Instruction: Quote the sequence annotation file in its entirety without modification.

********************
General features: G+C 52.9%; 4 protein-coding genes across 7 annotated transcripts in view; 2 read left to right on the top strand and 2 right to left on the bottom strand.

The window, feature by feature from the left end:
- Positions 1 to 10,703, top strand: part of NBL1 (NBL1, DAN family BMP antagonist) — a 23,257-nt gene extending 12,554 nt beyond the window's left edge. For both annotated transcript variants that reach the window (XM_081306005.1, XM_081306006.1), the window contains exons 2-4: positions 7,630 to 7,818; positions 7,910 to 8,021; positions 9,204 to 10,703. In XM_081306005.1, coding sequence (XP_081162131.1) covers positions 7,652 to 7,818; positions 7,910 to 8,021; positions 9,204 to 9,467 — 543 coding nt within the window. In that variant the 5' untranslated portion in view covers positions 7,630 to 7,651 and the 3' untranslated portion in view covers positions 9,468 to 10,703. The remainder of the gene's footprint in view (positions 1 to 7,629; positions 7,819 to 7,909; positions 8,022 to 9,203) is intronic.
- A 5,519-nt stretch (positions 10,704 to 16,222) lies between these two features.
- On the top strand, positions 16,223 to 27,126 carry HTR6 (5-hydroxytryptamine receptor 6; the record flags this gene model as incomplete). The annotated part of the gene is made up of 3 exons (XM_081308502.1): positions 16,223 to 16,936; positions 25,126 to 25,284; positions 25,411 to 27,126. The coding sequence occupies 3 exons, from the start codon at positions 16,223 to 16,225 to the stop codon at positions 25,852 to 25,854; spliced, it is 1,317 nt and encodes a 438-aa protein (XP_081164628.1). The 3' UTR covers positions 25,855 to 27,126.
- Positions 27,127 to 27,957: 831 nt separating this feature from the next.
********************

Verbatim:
General features: G+C 52.9%; 4 protein-coding genes across 7 annotated transcripts in view; 2 read left to right on the top strand and 2 right to left on the bottom strand.

The window, feature by feature from the left end:
- Positions 1 to 10,703, top strand: part of NBL1 (NBL1, DAN family BMP antagonist) — a 23,257-nt gene extending 12,554 nt beyond the window's left edge. For both annotated transcript variants that reach the window (XM_081306005.1, XM_081306006.1), the window contains exons 2-4: positions 7,630 to 7,818; positions 7,910 to 8,021; positions 9,204 to 10,703. In XM_081306005.1, coding sequence (XP_081162131.1) covers positions 7,652 to 7,818; positions 7,910 to 8,021; positions 9,204 to 9,467 — 543 coding nt within the window. In that variant the 5' untranslated portion in view covers positions 7,630 to 7,651 and the 3' untranslated portion in view covers positions 9,468 to 10,703. The remainder of the gene's footprint in view (positions 1 to 7,629; positions 7,819 to 7,909; positions 8,022 to 9,203) is intronic.
- A 5,519-nt stretch (positions 10,704 to 16,222) lies between these two features.
- On the top strand, positions 16,223 to 27,126 carry HTR6 (5-hydroxytryptamine receptor 6; the record flags this gene model as incomplete). The annotated part of the gene is made up of 3 exons (XM_081308502.1): positions 16,223 to 16,936; positions 25,126 to 25,284; positions 25,411 to 27,126. The coding sequence occupies 3 exons, from the start codon at positions 16,223 to 16,225 to the stop codon at positions 25,852 to 25,854; spliced, it is 1,317 nt and encodes a 438-aa protein (XP_081164628.1). The 3' UTR covers positions 25,855 to 27,126.
- Positions 27,127 to 27,957: 831 nt separating this feature from the next.